Who is responsible for data compliance? As with any other business process, it's best practice to appoint a single person in charge to oversee all the moving pieces when it comes to compliance. 

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This person should be looked to as an authority on data security and compliance standards, so credibility is important. Whether they are a Data Protection Officer, a Data Administrator, an enterprise security leader, or go by a different title entirely, the person in charge must have a direct line to executives and be able to influence others throughout the company to meet standards.

While one person should be a point person for data security, they should lead the way and instill good habits in all employees. For example, if employees are granted remote access to company resources and sensitive data, this should be done through a secure VNC such as RealVNC’s Remote Desktop Software for iPad. The point person can implement this and see that everyone is comfortable using remote access tools.

6. Use a common controls framework 

A Common Controls Framework (CCF) is a foundational framework of security processes and controls aggregated from the vast array of industry informational and privacy standards. Organizations should use a CCF to meet security compliance requirements with minimal risk of becoming “over-controlled.”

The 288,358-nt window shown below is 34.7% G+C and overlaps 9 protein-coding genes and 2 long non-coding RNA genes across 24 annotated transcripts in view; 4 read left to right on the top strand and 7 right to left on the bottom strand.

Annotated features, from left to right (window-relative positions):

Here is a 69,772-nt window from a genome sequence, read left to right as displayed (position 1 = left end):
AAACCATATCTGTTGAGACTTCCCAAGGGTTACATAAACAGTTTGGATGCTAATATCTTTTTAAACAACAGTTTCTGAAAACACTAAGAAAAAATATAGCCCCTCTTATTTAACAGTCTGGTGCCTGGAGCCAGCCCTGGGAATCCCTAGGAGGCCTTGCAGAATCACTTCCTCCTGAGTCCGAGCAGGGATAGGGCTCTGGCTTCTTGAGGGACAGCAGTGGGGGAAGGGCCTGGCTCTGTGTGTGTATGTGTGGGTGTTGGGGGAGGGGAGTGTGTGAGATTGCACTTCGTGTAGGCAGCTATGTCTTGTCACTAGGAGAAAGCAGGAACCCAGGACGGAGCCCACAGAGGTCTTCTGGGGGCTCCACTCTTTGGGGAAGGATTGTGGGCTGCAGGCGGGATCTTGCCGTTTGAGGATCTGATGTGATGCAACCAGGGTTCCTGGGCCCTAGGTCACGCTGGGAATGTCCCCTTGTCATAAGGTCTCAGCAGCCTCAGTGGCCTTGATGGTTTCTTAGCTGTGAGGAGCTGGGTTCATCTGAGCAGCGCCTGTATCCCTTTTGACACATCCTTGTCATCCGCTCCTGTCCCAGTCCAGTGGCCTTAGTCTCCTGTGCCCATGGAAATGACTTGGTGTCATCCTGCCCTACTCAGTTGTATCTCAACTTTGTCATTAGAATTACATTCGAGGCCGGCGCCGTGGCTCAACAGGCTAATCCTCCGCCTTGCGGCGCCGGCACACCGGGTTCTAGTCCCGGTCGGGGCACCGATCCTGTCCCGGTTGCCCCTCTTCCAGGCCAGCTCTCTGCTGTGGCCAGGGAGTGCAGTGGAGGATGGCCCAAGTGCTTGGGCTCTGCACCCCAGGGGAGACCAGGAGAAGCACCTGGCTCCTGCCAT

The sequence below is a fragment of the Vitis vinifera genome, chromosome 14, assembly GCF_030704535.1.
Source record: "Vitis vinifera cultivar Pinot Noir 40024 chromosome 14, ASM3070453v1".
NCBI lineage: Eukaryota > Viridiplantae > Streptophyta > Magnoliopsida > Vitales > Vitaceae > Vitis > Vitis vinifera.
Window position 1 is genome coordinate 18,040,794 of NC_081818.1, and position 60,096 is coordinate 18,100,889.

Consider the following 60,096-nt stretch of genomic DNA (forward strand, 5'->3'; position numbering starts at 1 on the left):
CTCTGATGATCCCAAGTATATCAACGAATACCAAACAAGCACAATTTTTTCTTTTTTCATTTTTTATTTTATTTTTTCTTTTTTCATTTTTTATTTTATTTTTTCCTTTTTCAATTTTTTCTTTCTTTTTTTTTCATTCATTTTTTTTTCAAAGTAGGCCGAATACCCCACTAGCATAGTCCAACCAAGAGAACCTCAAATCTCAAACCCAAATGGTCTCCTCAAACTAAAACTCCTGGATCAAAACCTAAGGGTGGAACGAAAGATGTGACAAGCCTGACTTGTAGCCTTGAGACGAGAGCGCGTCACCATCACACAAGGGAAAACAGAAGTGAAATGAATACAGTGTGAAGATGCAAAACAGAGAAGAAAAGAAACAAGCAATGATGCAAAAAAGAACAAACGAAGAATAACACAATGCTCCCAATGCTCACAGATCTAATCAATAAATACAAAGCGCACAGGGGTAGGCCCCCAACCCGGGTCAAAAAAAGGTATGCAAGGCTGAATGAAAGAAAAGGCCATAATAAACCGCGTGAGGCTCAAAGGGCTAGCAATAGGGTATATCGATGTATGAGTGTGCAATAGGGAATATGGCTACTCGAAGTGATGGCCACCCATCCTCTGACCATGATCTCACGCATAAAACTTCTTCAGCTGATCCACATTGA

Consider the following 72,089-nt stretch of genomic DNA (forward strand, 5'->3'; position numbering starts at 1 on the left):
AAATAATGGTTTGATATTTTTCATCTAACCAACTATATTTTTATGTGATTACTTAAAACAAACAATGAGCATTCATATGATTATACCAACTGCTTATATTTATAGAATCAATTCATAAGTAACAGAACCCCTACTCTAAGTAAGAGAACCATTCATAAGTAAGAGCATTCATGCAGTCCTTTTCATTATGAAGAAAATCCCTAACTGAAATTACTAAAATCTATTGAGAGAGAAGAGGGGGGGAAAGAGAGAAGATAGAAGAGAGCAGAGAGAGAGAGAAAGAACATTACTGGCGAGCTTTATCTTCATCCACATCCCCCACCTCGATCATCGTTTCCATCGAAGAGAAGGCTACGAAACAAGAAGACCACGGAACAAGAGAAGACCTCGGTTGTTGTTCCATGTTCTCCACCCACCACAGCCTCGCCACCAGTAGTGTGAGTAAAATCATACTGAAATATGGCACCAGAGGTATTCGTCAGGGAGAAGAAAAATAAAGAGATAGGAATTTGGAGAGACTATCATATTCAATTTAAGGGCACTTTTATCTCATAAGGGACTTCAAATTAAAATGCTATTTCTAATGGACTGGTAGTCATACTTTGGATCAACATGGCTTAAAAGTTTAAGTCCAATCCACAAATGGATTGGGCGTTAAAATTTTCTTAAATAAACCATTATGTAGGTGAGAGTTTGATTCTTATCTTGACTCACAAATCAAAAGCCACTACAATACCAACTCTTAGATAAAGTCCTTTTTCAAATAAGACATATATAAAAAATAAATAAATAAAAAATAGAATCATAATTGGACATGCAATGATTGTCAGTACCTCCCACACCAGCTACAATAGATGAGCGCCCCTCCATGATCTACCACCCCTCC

Implement a CCF focusing on the unique security of your organization. This will help guide employees, managers, and auditors through existing compliance assessments. By using a central framework, you can more easily identify gaps with other frameworks to be explored in the future. You can also analyze your current control set against existing standards, therefore bypassing the need for expensive readiness assessments.

Invest in customer data compliance

Falling short of customer data compliance can be a costly mistake for businesses. It can hugely affect your reputation and your bottom line. However, by sticking to these best practices and investing in up-to-date digital solutions where necessary, you can ensure customer data compliance for your business. In the long run, your balance sheet and your customers will thank you.